The six hallmarks are intended to help trustees to improve the effectiveness of charities. An effective charity needs to be clear about its purposes and direction, fit for purpose, learning and improving, financially sound and prudent, accountable and transparent and have a strong board.
Various examples of how charities can show they have the hallmarks are also set out. The guidance acknowledges that charities may choose or be obliged to follow other codes of practice, but it suggests trustees of such charities should still consider whether the hallmarks (or parts of them) could help strengthen the operation of their charities.
In order to show they are financially sound and prudent, charities need to have policies in place to manage their reserves, investments and borrowings. They should also incorporate financial planning into their operational and management planning.
Charities should ensure their financial performance is regularly reviewed. Income streams should be diversified and charities should have strategies in place to raise the funds they need to operate.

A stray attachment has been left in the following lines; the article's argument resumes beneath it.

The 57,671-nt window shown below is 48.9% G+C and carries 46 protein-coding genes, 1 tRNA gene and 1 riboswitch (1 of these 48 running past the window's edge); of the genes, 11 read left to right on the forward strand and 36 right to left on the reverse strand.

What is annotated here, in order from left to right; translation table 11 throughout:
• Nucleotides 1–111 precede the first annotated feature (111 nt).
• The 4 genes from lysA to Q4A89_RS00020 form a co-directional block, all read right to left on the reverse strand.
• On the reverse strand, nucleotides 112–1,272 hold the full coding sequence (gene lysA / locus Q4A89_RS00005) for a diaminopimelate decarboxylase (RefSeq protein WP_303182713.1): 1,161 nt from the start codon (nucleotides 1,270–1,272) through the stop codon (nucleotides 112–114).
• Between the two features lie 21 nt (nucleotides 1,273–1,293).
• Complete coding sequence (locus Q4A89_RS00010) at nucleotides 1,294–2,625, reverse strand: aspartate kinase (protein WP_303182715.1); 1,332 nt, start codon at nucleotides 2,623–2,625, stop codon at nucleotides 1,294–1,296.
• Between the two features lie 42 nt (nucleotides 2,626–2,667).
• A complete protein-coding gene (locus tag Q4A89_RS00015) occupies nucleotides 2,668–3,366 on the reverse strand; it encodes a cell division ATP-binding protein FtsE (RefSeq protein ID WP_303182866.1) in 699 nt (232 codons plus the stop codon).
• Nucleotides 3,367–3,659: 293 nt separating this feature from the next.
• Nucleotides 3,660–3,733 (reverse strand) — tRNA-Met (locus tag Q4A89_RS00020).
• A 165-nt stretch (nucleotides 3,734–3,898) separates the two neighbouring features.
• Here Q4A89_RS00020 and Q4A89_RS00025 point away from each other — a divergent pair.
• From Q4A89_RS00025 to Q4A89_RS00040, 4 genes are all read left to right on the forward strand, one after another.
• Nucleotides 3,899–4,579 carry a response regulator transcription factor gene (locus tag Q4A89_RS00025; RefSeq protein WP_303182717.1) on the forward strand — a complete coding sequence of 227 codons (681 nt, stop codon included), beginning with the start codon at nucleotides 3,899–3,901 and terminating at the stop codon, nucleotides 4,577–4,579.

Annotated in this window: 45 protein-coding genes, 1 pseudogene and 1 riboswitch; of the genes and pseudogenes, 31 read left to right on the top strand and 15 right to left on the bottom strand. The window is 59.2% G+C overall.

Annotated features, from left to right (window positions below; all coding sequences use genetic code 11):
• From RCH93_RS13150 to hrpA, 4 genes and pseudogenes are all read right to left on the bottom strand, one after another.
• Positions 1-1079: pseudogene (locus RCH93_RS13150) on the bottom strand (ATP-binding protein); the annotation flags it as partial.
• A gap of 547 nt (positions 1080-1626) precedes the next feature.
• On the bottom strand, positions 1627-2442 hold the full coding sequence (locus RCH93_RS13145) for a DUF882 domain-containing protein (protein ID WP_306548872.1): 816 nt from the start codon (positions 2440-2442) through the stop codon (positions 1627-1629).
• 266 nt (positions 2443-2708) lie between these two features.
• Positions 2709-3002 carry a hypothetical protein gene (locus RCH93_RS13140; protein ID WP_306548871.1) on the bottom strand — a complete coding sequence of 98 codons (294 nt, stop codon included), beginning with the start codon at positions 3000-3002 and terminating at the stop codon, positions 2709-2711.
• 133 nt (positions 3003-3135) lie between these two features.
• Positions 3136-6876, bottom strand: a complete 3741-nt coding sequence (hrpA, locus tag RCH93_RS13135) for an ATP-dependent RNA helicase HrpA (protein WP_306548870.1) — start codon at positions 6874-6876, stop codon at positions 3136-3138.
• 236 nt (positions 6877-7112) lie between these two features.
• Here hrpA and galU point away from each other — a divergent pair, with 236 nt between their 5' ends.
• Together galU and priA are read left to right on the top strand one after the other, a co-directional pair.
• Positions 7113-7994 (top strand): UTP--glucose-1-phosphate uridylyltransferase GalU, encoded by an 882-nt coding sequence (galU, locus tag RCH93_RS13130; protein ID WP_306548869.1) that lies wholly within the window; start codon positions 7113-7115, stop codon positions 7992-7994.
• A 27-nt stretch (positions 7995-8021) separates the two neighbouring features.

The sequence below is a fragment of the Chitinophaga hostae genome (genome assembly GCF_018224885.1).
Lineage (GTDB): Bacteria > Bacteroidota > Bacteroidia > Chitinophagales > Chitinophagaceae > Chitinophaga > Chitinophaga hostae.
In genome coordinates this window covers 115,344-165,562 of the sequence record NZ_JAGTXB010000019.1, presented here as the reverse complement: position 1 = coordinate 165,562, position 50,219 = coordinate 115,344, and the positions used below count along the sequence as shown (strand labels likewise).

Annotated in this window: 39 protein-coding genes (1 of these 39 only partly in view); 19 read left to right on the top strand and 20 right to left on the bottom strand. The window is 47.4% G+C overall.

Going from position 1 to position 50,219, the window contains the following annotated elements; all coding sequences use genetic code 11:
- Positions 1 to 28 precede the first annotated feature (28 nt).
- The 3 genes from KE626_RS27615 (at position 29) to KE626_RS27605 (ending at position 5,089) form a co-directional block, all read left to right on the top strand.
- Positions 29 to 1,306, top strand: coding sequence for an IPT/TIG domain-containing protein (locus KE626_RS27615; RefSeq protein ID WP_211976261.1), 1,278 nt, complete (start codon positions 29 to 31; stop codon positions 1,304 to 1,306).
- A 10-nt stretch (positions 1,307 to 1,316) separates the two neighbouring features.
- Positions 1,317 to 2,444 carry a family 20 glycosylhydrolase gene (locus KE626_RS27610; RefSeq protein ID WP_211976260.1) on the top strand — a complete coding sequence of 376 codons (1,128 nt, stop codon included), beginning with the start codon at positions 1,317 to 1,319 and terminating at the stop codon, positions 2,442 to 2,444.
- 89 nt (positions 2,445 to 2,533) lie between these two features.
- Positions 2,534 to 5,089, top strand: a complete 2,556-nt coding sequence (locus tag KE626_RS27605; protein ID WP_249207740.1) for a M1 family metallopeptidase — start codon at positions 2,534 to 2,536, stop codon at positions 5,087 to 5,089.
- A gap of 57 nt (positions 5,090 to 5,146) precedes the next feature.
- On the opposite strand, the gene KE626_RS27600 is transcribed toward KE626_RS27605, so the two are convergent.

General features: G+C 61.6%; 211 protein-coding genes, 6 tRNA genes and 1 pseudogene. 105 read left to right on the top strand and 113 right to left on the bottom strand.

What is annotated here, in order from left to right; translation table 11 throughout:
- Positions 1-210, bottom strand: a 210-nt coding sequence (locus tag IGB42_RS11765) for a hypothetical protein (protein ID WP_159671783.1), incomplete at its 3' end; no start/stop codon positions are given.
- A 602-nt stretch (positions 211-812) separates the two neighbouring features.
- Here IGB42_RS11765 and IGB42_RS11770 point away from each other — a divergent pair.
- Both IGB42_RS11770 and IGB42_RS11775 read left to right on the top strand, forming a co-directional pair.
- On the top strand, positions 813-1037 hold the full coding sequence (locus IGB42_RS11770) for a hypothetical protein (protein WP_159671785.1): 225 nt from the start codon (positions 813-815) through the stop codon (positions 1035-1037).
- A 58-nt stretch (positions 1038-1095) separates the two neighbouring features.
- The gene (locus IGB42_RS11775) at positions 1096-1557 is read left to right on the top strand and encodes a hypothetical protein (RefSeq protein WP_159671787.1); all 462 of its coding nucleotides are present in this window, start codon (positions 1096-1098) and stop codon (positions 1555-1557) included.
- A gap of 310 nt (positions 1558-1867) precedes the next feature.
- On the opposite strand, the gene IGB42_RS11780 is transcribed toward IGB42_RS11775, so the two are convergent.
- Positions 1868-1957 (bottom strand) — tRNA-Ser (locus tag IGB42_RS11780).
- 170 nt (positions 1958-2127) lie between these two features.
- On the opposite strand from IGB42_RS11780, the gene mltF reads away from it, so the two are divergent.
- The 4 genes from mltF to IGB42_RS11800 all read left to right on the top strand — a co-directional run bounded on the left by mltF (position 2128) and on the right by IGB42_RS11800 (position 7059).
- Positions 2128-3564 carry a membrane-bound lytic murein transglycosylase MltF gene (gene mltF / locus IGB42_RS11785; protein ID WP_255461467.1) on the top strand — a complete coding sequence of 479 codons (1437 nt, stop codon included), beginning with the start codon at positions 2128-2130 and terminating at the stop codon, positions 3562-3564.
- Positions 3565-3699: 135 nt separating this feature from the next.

Fundraising strategies and activities should also be reviewed regularly so that they comply with good practice standards.
Any activities undertaken by a charity should also be structured in such a way that they are tax-efficient. In this regard, charities should be able to demonstrate that they are aware of the financial risks attached to any ventures they undertake, and that they have procedures in place to manage the risk of loss, waste and fraud from those ventures.
Legally, charities must prepare their annual reports and accounts in accordance with good practice requirements and file them within the requisite timescales.
- Anna West is a solicitor on the charities team at Coffin Mew